Pet insurance can help owners save thousands on veterinarian costs

August 14, 2017

 

Pet insurance is helping owners to offset the costs of veterinary procedures that can sometimes reach into the thousands of dollars.

By Patricia Reynolds
Business Journal Writer
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As the heated political debate over healthcare continues to rage, a small but growing segment of Americans are obtaining health insurance for the non-human members of their families.

Pet insurance has been available in the United States for decades, but it has not caught on here as in Europe, where 30 to 40 percent of pet owners hold policies for their animals.

“Even though about 36 percent of U.S. households have dogs and 30 percent have cats, only about 1 percent of all American pet owners have medical insurance for their pets,” said Marissa Villegas, Communications Specialists for Trupanion, a medical insurance provider for cats and dogs. “While the numbers are growing, there are still millions of pet owners who have yet to insure their pet’s veterinary needs.”

Veterinary Pet Insurance (VPI) was the first US-based pet insurance provider. Launched by a veterinarian, VPI was acquired by Nationwide Insurance in 2009.
“Nationwide, formerly Veterinary Pet Insurance, issued the very first pet insurance policy in the United States in 1982 to TV’s ‘Lassie,’” said Scott Liles, President and Chief Pet Insurance Officer for Nationwide.

Today, pet owners can choose from a variety of plans with varying coverage from several providers including Trupanion, Nationwide, Healthy Paws and Pets Best.
The benefits of having pet insurance are increasing along with the cost of veterinary medicine.

“Veterinary care has evolved greatly over the years. Many treatment options we have for humans can now be done to save the lives of our pets,” Liles said. “As such, these treatments can run into the thousands of dollars and pet insurance can offset these costs.”

Robert Segura, Trupanion Territory Partner, Northern California, says pet insurance has saved his clients thousands of dollars.

“I’ve personally had in my region at UC Davis, a dog that was $45,000. We reimbursed $40,000 and that dog lived,” he said. “It was a 3-year-old border collie named Chief, and it got a spinal contusion out camping with its pet parents. They rushed it to UC, and it was in the doggy ICU.”

Other cases of Segura’s included a dog with malignant lymphoma whose treatment cost $29,000 and a dog with sepsis that incurred $12,000 in expenses.

Because Trupanion’s pet policy covers 90 percent of unexpected veterinary costs associated with eligible injuries and illnesses in cats and dogs, these pet owners were reimbursed $25,000 and $12,682 respectively.

“We encourage people to get pet health insurance, period. And the reason we recommend is it allows us to be better doctors,” said Dr. Cheryl Waterhouse, Veterinarian and Practice Owner of Waterhouse Animal Hospital in Fresno. “People aren’t having to make some really heart rending decisions sometimes just because they can’t afford full cost of care.”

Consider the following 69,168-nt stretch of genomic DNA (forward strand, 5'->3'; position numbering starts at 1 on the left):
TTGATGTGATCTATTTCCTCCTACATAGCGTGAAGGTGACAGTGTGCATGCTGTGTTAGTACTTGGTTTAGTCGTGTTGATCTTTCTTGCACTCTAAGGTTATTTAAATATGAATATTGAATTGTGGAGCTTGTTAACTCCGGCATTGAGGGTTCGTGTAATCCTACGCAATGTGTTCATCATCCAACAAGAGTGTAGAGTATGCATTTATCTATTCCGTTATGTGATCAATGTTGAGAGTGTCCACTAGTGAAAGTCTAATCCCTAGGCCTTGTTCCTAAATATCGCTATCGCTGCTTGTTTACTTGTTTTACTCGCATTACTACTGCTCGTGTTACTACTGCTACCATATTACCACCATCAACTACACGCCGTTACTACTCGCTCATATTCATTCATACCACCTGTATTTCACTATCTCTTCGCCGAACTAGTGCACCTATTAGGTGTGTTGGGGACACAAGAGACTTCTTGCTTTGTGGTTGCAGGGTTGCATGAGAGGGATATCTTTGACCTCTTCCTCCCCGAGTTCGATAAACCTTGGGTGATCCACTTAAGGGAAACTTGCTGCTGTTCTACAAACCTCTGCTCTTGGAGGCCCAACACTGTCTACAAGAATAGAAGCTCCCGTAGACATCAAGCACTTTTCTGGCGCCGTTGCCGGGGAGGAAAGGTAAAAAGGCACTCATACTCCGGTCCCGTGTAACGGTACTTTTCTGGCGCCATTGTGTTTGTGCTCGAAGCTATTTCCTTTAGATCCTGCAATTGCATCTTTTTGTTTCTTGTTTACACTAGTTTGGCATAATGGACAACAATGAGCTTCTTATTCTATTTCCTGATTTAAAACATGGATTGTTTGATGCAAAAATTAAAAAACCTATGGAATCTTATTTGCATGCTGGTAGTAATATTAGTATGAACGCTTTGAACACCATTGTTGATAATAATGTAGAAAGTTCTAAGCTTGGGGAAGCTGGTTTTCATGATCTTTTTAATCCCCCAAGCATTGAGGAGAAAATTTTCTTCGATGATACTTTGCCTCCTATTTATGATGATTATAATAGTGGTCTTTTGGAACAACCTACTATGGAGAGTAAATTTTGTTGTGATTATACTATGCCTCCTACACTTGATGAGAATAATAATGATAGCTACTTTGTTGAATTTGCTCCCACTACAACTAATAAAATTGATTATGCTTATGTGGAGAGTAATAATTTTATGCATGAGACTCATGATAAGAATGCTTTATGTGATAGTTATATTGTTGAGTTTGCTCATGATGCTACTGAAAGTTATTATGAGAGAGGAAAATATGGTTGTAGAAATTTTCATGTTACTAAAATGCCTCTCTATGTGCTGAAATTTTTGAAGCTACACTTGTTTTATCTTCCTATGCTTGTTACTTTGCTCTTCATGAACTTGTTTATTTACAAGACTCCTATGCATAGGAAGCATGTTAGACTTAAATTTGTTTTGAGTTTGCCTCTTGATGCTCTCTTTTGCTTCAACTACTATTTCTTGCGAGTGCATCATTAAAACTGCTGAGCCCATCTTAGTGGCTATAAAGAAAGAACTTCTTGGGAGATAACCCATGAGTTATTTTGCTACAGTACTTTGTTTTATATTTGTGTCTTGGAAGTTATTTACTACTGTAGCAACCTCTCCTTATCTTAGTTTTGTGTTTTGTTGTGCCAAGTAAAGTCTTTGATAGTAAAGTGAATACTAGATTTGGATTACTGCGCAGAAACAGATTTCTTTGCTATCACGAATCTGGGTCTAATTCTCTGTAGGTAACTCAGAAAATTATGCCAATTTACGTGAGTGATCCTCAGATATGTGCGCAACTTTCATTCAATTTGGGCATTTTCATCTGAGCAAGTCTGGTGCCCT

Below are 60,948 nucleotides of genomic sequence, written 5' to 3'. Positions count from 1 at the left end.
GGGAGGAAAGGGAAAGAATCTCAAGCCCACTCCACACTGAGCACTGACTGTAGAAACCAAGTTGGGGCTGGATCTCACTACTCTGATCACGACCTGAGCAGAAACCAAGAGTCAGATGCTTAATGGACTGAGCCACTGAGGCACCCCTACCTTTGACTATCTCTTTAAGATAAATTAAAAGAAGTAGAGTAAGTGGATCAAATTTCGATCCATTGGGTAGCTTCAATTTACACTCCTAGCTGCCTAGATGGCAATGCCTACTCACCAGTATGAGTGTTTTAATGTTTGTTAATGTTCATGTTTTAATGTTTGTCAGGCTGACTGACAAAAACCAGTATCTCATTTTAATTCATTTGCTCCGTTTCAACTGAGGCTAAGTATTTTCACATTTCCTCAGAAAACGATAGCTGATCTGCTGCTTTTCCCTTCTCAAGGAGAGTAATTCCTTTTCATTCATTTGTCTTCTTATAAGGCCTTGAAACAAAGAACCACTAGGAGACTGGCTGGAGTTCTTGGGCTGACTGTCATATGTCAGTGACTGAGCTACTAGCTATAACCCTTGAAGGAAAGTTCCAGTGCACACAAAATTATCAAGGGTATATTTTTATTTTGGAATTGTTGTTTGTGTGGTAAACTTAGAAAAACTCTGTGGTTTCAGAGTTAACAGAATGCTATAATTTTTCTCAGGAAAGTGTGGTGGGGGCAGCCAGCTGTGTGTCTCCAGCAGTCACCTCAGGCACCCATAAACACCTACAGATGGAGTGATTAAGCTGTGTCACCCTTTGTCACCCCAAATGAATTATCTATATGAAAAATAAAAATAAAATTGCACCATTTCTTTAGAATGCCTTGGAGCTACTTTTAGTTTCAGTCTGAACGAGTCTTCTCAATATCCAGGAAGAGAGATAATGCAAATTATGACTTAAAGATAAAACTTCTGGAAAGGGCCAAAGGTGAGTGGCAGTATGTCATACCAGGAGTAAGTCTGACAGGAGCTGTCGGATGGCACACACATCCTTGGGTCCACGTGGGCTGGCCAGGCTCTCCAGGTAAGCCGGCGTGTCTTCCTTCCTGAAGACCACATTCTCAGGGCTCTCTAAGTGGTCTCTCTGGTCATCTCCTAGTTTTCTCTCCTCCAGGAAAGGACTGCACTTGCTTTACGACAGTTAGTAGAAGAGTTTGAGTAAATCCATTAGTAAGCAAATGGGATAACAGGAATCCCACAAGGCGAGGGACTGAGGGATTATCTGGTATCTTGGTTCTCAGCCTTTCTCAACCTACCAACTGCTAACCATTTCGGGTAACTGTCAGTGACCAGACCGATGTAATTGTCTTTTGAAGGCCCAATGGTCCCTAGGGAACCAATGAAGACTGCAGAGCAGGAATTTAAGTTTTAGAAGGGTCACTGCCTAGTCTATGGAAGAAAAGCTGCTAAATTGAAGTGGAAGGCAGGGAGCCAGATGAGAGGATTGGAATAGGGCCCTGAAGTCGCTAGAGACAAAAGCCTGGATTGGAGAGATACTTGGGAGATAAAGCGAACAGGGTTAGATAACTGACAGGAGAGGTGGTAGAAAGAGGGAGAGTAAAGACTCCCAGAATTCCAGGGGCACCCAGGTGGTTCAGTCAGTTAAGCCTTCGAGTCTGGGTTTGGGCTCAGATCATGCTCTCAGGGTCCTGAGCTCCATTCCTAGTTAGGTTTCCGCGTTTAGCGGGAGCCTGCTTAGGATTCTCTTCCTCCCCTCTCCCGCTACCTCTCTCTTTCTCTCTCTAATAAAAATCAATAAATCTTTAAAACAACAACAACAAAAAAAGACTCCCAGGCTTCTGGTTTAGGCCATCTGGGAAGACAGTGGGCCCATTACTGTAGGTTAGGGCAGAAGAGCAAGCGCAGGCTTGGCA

Waterhouse is such a big proponent of pet insurance that not only does she hold policies for her own dogs, she also offers pet insurance to her employees so that they have access to specialty and emergency care.

“It’s an emerging trend for veterinarians to offer that to their staff,” she said.

Providing pet insurance to employees can be a cost-effective way for companies to enhance benefits packages.

“With the cost of core benefits on the rise, companies are looking for offerings that can be added to a benefits portfolio at no expense to the employer,” Liles said. “Offering pet insurance as a voluntary benefit appeals to prospective pet lovers and helps retain current pet-owning employees.”

According to Liles, nearly half of all Fortune 500 companies offer pet insurance from Nationwide and more than 5,500 companies and associations in the U.S. offer pet insurance from Nationwide as a voluntary benefit.

When choosing insurance for a pet, Waterhouse recommends that pet owners scrutinize the various policy options.

“They’re all a little different in what they cover and some of them get a little tricky. I actually have a handout on questions to ask a pet insurance company,” she said.

Trupanion focuses on covering unexpected injuries and illness for cats and dogs from the age of eight weeks. Pets can be enrolled until one day before turning 14 years old.

Through Trupanion Express, veterinarians are paid directly so clients pay only 10 percent of the bill at time of treatment.

Nationwide offers a variety of policies and its most popular plan is called Whole Pet with Wellness.

“It is the only pet health insurance plan on the market today that includes coverage for injury, accident, illness and wellness care such as vaccinations, flea/tick control, heartworm meds, annual exam, dental cleanings, spay/neuter in its base plan,” Liles said.

Nationwide also offers coverage for birds and exotic pets including hamsters, guinea pigs, a variety of snakes and lizards and pot-bellied pigs.
Neither Nationwide nor Trupanion offer equine insurance.

Still, according to Waterhouse, the benefits of having pet insurance are realized most when catastrophe strikes.

“People don’t need pet health insurance for just covering vaccines and regular routine stuff. They need it for the big stuff,” she said.

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